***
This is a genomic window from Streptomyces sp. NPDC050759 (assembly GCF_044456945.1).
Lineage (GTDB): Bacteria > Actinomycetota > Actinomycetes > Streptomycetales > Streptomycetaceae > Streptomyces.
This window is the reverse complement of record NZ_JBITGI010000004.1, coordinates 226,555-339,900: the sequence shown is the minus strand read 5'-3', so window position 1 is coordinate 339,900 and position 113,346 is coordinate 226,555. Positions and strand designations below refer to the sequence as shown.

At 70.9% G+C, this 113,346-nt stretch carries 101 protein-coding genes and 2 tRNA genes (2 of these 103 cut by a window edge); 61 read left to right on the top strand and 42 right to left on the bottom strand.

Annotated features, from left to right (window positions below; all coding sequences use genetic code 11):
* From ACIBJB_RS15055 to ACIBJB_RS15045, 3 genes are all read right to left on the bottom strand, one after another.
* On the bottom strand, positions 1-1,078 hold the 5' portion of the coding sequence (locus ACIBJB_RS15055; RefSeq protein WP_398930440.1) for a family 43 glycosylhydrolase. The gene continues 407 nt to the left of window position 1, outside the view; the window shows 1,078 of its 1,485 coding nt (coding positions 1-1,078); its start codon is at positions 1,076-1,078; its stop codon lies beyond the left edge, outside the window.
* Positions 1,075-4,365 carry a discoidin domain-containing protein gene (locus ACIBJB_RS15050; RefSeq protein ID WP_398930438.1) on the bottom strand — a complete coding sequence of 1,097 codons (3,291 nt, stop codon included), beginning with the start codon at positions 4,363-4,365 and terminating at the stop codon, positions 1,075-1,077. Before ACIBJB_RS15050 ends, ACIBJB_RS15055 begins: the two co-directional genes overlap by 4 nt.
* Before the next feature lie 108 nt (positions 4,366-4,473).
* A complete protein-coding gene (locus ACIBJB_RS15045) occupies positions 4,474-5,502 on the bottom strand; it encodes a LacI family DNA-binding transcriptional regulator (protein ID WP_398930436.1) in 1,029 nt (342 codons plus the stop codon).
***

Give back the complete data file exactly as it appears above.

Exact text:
This is a genomic window from Streptomyces sp. NPDC050759 (assembly GCF_044456945.1).
Lineage (GTDB): Bacteria > Actinomycetota > Actinomycetes > Streptomycetales > Streptomycetaceae > Streptomyces.
This window is the reverse complement of record NZ_JBITGI010000004.1, coordinates 226,555-339,900: the sequence shown is the minus strand read 5'-3', so window position 1 is coordinate 339,900 and position 113,346 is coordinate 226,555. Positions and strand designations below refer to the sequence as shown.

At 70.9% G+C, this 113,346-nt stretch carries 101 protein-coding genes and 2 tRNA genes (2 of these 103 cut by a window edge); 61 read left to right on the top strand and 42 right to left on the bottom strand.

Annotated features, from left to right (window positions below; all coding sequences use genetic code 11):
* From ACIBJB_RS15055 to ACIBJB_RS15045, 3 genes are all read right to left on the bottom strand, one after another.
* On the bottom strand, positions 1-1,078 hold the 5' portion of the coding sequence (locus ACIBJB_RS15055; RefSeq protein WP_398930440.1) for a family 43 glycosylhydrolase. The gene continues 407 nt to the left of window position 1, outside the view; the window shows 1,078 of its 1,485 coding nt (coding positions 1-1,078); its start codon is at positions 1,076-1,078; its stop codon lies beyond the left edge, outside the window.
* Positions 1,075-4,365 carry a discoidin domain-containing protein gene (locus ACIBJB_RS15050; RefSeq protein ID WP_398930438.1) on the bottom strand — a complete coding sequence of 1,097 codons (3,291 nt, stop codon included), beginning with the start codon at positions 4,363-4,365 and terminating at the stop codon, positions 1,075-1,077. Before ACIBJB_RS15050 ends, ACIBJB_RS15055 begins: the two co-directional genes overlap by 4 nt.
* Before the next feature lie 108 nt (positions 4,366-4,473).
* A complete protein-coding gene (locus ACIBJB_RS15045) occupies positions 4,474-5,502 on the bottom strand; it encodes a LacI family DNA-binding transcriptional regulator (protein ID WP_398930436.1) in 1,029 nt (342 codons plus the stop codon).